Organ Regeneration by Application of Biomaterials and Stem Cells Technology Tools

A special issue of Pharmaceuticals (ISSN 1424-8247). This special issue belongs to the section "Biopharmaceuticals".

Deadline for manuscript submissions: 12 July 2025 | Viewed by 646

Special Issue Editor


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Guest Editor
Department of Cardiac Thoracic and Vascular Sciences and Public Health, Italy LifeLab Torre della Ricerca, 5 piano sud , Corso Stati Uniti 4, 35127 Padua, Italy
Interests: Human induced pluripotent stem cells; disease modeling; organ regeneration; drug discovery; toxicity screening
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Special Issue Information

Dear Colleagues,

There are various research areas in which stem cell technology could make substantial contributions to the development and implementation of stem cell-based models for toxicity testing. Increased use of human in vitro models of toxicity could reduce the use of animals in safety and risk assessment studies and offers the potential to dramatically enhance our understanding of the molecular basis of toxicity, leading to improved human models and assays for predicting biological responses to drugs and environmental hazards. Biomaterials are substances, applied in various fields of medicine that are used to stay in constant contact with body tissues. The most frequently practiced example is tooth filling where most people first encounter biomaterials. The other most delicate examples like cardiac repair with heart valves, and joint replacements. Various categories of biomaterials have now been successfully developed and used for more than a generation. First-generation biomaterials largely depended on being inert, or relatively inert, with minimal tissue response. Despite the wide application and its usefulness in human health, nonspecific host immune response is always a challenge to encounter which are prone to infections. Modern biomaterials science provides a large array of biomaterial designs and surface modifications that modulate the host–material interactions to prevent an aggressive foreign-body response and at the same time avoid bacterial colonization. Furthermore, the use of biological motives in the new generations of biomaterials may elicit a specific immune response. Our special issue will cover the following main aspects of the biomaterial application and characterization and proposition of new biomaterial, which could be animal and synthetic origin with less host-tissue immune responses.

  • New methods and protocols to develop to characterize the animal, human and synthetic origin tissues
  • Interaction of cells/stem cells and materials at the microenvironment
  • Materials as model systems for stem cell growth and modulation into tissue-specific cells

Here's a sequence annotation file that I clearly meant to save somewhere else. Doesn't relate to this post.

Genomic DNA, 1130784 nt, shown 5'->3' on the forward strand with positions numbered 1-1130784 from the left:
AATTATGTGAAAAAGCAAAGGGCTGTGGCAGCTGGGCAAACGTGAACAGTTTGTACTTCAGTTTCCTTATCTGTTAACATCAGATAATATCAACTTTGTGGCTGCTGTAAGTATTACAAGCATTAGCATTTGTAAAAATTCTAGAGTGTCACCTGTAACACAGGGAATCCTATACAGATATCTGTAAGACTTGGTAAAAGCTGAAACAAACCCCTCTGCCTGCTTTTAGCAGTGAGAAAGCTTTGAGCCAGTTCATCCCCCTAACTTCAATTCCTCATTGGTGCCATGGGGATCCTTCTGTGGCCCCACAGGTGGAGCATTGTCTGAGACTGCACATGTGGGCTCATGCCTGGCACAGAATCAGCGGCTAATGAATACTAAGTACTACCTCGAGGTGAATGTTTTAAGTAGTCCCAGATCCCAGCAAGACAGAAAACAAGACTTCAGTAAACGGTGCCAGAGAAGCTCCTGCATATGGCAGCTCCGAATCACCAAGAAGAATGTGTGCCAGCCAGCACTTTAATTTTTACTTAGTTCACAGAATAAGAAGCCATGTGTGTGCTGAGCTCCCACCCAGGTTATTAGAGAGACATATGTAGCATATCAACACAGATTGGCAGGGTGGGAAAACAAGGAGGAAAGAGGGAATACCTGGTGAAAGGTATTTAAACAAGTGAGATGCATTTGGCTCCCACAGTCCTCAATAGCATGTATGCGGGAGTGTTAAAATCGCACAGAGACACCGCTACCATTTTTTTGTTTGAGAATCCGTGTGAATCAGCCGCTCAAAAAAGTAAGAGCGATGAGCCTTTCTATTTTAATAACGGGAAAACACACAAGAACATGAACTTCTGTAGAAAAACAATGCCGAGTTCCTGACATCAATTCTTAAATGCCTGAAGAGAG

• (Nano)materials and (nano)systems for therapeutic delivery
  • Biomimetic materials, including biologically inspired cell-inspired synthetic tools

Dr. Saima Imran
Guest Editor

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Keywords

  • stem cells
  • biomaterial
  • biocompatibility
  • regenerative medicine
  • tissue engineering
  • acellular matrix
  • decellularization
  • disease modeling

Published Papers (1 paper)

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Research

21 pages, 7137 KiB  
Article
Comparison of the Efficacy of Two Routes of Administration of Human Amniotic Epithelial Cells in Cell Therapy of Acute Hepatic Insufficiency
by Patrycja Wieczorek, Piotr Czekaj, Mateusz Król, Edyta Bogunia, Mateusz Hermyt, Emanuel Kolanko, Jakub Toczek, Aleksandra Skubis-Sikora, Aniela Grajoszek and Rafał Stojko
Pharmaceuticals 2024, 17(4), 476; https://doi.org/10.3390/ph17040476 - 08 Apr 2024
Viewed by 216
Abstract
The route of administration of implanted cells may affect the outcome of cell therapy by directing cell migration to the damaged site. However, the question of the relationship between the route of administration, the efficacy of colonisation of a given organ, and the [...] Read more.
The route of administration of implanted cells may affect the outcome of cell therapy by directing cell migration to the damaged site. However, the question of the relationship between the route of administration, the efficacy of colonisation of a given organ, and the efficacy of cell therapy has not been resolved. The aim of the study was to localise transplanted intravenously and intraperitoneally human amniotic epithelial cells (hAECs) in the tissues of mice, both healthy and injured, in an animal experimental model of acute liver failure (ALF). Mice intoxicated with D-Galactosamine (D-GalN) at a dose of 150 mg/100 g body weight received D-GalN alone or with a single dose of hAECs administered by different routes. Subsequently, at 6, 24, and 72 h after D-GaIN administration and at 3, 21, and 69 h after hAEC administration, lungs, spleen, liver, and blood were collected from recipient mice. The degree of liver damage and regeneration was assessed based on biochemical blood parameters, histopathological evaluation (H&E staining), and immunodetection of proliferating (Ki67+) and apoptotic (Casp+) cells. The biodistribution of the administered cells was based on immunohistochemistry and the identification of human DNA. It has been shown that after intravenous administration, in both healthy and intoxicated mice, most of the transplanted hAECs were found in the lungs, while after intraperitoneal administration, they were found in the liver. We concluded that a large number of hAECs implanted in the lungs following intravenous administration can exert a therapeutic effect on the damaged liver, while the regenerative effect of intraperitoneally injected hAECs on the liver was very limited due to the relatively lower efficiency of cell engraftment. Full article
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